Open Sorcery by Abigail Corfman is a science fiction interactive fiction game made with Twine and was published on May 5, 2016. The game follows the development of an “Elemental Firewall” (a creature described as being made of magic and C++ code), created by the characters Decker and Janet, as it protects a variety of people and places from harmful spirits. The player guides the Elemental Firewall, making decisions and allowing her to grow through developing relationships and gaining intelligence. Or the player can choose to burn everything with fire. It’s an option that Corfman leaves up to the player.
During game play the player scans different locations and people to assess whether a spirit is present, if there isn’t the location is now “protected” but if there is the player must figure out the “matter” and “motive” of the spirit. Clues are left in the text for the player to discern matter and motive from, when they have a guess they can pick from six different options for each category.
If they player guesses the matter and motive correctly the scan the Elemental Firewall conducts will come back with “THREAT DETECTED”. It is at this point that the player’s choice will affect the Elemental Firewall. The player can choose from three different options:
- Cleanse it with fire
- Speak to it
- Alert Decker and Janet
If the player chooses to cleanse the spirit with fire the Elemental Firewall sets a “trap”. A group of three overlapping, red boxes will appear, intrigued the spirit will enter the boxes, the player can then click “crush” until the boxes shrink and vanish completely or click “stop” and get sent back to the options list. If the spirit is dealt with by fire then the Elemental Firewall with notice an increase in her power.
Option 2, “Speak to it”, is a more lengthy option than the first and third. The player can choose to be polite to the spirit or a bit more aggressive, but it won’t talk to you if you make it too angry. If spoken to correctly the Elemental Firewall can get the spirit to agree to a game of riddles, if the she answers three riddles correctly the spirit will leave of its own accord. If the player answers a riddle incorrectly they’re sent back to the options list, but they can try to answer three more riddles. By answering all three riddles correctly the Elemental Firewall’s system will update with new information that it has learned based off the spirits matter and motive.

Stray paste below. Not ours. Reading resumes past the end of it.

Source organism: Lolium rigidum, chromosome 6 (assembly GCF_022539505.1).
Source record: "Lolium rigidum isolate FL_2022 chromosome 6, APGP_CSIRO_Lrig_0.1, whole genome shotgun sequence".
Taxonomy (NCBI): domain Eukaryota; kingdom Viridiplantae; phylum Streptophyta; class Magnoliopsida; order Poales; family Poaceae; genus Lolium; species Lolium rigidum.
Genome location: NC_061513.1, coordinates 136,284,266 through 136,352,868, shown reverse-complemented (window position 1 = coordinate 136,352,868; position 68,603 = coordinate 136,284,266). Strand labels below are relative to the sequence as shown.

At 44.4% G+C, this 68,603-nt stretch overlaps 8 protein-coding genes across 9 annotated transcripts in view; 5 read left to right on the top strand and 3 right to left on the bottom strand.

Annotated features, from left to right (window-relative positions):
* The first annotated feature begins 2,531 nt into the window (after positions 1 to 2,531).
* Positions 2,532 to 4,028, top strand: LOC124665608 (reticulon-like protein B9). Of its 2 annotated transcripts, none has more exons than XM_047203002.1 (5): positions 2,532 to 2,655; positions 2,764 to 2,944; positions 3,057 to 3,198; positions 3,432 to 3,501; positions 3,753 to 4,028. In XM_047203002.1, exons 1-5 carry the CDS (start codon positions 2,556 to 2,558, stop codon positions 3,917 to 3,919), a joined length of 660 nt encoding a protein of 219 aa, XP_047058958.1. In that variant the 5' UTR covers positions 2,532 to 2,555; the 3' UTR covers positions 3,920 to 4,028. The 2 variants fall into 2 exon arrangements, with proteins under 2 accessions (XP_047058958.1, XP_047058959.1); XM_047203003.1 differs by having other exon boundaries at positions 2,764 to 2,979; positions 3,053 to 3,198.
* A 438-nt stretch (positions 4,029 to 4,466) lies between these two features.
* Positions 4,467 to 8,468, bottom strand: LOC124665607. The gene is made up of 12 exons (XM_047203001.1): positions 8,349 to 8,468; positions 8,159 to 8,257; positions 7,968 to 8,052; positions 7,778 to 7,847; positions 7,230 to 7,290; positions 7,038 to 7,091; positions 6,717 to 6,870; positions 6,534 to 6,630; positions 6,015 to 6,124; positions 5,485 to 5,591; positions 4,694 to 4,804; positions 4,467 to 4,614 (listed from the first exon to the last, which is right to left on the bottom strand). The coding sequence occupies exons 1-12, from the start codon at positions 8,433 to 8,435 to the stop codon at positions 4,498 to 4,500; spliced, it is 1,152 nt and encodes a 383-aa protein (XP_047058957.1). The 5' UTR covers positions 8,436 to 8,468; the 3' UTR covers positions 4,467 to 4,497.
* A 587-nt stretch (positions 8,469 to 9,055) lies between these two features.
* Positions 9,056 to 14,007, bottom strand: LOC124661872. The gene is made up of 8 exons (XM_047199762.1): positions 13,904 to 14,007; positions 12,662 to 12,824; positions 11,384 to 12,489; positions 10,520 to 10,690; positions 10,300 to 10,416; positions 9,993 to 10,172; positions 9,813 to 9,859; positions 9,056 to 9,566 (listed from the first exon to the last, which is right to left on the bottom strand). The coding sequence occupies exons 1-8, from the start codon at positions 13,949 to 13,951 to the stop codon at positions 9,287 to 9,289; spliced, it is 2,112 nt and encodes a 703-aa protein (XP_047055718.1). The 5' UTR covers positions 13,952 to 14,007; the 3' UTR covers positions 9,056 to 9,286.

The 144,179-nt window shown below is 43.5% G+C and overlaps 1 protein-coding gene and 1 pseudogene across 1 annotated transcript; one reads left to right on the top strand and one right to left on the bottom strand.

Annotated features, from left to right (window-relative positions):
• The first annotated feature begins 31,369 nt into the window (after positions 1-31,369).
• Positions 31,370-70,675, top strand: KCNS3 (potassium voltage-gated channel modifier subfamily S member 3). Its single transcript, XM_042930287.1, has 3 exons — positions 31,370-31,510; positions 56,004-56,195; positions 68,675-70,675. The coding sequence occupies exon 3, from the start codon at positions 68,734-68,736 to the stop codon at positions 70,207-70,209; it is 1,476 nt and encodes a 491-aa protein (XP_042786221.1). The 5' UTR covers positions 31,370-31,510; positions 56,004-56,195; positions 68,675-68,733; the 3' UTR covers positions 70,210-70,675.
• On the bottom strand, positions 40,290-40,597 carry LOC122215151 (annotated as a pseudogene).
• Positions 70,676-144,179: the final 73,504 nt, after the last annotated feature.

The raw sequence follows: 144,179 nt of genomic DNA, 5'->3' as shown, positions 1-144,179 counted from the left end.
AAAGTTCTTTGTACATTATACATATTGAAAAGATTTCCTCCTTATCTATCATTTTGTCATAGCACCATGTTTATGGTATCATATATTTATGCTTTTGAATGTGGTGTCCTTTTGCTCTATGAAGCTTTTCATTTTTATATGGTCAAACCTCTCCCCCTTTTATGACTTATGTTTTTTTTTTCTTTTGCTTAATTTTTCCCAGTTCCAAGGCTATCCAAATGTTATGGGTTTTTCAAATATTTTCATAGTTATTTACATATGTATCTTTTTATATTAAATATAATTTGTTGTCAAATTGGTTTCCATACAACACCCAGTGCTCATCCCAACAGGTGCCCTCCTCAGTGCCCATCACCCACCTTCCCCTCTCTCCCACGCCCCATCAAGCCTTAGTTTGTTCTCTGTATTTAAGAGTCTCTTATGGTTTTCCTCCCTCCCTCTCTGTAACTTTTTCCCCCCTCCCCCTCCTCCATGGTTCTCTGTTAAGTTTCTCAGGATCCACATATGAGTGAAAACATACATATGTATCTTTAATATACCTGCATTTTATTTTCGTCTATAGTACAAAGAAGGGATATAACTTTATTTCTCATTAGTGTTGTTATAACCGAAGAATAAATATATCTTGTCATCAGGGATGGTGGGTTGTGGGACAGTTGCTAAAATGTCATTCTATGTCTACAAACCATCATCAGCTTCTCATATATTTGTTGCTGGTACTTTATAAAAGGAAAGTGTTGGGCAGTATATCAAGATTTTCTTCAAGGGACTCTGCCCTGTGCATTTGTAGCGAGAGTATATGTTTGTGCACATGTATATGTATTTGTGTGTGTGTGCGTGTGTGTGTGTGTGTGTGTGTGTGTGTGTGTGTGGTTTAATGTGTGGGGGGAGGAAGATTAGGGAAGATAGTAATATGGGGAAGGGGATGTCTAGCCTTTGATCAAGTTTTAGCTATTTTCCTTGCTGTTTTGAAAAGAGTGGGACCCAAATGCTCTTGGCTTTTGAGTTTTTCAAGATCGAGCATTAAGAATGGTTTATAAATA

The last option is for the Elemental Firewall to alert its creators, Decker and Janet, to the presence and location of a spirit so that they can take care of it. This option increases the relationships she has with the creators.
I was pleasantly surprised by the amount of options and the level of control that the player has in Open Sorcery. The development of the Elemental Firewall is up to the player, you can make it about increasing intelligence, developing relationships, or just burning everything with fire because you can. The game approaches the topic of AI from the unique perspective of the AI discovering its sense of self and purpose. While it does feature the played out idea that AIs will become sentient and destroy everything we care about, it also shows that things don’t have to turn out that way. It proves that there isn’t one path for AIs, there are, in fact, many different possible endings. With 55,000 words of text, five animated sequences, and over ten different endings, Open Sorcery has a lot to offer. Since I played the online demo I didn’t get to see any animated sequences, but what I did play seriously has me considering buying the game so I can play the rest of it.